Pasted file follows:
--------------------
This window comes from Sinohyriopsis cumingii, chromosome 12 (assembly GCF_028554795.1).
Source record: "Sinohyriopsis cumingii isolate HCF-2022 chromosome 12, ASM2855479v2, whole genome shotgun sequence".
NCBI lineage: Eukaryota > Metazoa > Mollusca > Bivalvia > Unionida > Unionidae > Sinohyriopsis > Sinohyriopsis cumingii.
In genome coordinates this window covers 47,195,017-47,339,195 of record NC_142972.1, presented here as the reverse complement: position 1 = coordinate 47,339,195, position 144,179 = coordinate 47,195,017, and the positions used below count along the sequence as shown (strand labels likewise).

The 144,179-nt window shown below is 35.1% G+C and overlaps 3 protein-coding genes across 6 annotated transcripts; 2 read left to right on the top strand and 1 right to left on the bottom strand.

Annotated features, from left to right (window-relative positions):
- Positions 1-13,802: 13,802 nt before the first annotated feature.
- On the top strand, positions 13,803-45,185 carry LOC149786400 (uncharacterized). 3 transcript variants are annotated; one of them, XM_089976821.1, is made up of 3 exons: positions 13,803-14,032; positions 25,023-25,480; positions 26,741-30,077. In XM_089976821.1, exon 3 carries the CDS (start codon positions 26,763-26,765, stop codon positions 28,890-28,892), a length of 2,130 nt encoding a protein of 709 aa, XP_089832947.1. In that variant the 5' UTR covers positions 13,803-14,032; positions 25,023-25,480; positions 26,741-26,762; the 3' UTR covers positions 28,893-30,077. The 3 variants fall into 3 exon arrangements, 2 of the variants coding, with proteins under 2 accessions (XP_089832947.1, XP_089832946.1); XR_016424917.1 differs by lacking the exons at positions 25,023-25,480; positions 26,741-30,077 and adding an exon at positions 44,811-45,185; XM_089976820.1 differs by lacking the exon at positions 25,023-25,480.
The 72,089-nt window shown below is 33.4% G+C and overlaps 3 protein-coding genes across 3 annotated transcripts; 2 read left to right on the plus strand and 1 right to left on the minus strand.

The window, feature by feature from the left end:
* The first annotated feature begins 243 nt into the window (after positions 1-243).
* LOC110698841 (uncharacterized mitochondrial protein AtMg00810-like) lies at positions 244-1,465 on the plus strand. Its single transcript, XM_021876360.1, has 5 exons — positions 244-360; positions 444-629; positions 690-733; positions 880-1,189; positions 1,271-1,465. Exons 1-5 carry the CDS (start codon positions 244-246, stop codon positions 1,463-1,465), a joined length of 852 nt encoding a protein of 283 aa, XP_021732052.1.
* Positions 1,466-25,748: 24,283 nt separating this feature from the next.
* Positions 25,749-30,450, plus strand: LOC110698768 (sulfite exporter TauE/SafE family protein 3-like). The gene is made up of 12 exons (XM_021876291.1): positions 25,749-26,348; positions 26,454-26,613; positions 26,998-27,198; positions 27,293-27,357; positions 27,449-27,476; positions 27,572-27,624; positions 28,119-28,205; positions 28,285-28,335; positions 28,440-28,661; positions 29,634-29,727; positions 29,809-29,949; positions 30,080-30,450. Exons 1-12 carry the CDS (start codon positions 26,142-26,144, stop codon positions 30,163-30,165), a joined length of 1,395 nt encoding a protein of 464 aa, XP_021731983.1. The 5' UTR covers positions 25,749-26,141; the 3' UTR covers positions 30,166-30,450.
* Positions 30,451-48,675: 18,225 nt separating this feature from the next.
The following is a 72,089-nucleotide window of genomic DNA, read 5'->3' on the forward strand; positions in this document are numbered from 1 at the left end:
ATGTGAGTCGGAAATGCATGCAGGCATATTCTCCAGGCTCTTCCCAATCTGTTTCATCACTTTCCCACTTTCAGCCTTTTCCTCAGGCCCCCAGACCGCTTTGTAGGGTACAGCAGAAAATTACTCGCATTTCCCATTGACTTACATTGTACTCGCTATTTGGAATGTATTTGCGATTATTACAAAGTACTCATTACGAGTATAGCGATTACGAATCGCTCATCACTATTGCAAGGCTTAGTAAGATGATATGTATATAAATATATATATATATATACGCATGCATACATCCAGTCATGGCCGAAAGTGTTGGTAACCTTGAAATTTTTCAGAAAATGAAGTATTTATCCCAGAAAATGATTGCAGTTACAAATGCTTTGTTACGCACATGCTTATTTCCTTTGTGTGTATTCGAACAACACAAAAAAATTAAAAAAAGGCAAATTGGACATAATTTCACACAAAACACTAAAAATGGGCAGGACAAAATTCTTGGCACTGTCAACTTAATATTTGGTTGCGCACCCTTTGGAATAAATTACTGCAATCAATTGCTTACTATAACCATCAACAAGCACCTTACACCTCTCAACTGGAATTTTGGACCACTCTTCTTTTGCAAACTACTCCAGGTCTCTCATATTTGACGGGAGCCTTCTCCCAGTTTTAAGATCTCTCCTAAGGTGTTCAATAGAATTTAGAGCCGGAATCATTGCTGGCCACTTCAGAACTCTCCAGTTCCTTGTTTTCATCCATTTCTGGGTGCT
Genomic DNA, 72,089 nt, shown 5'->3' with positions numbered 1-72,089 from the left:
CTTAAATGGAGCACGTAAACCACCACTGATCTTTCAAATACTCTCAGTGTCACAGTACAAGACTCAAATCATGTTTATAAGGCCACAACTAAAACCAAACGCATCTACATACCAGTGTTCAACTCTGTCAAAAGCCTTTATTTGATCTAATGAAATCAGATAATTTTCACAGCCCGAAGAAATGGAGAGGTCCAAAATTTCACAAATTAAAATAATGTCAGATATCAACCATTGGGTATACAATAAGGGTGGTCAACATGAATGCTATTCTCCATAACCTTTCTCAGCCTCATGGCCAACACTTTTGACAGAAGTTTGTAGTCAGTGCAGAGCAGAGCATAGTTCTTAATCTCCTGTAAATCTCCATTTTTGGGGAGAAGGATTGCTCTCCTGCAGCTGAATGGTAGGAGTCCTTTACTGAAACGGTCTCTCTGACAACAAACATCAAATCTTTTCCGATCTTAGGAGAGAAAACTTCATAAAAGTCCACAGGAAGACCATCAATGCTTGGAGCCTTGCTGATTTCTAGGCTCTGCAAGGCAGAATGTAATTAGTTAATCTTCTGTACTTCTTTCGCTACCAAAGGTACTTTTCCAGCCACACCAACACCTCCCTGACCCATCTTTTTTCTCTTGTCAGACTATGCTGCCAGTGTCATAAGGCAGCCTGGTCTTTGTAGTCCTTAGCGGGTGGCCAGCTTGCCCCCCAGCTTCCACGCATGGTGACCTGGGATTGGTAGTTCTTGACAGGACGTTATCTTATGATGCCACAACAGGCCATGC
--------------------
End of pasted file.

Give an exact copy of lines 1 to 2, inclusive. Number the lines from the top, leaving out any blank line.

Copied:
This window comes from Sinohyriopsis cumingii, chromosome 12 (assembly GCF_028554795.1).
Source record: "Sinohyriopsis cumingii isolate HCF-2022 chromosome 12, ASM2855479v2, whole genome shotgun sequence".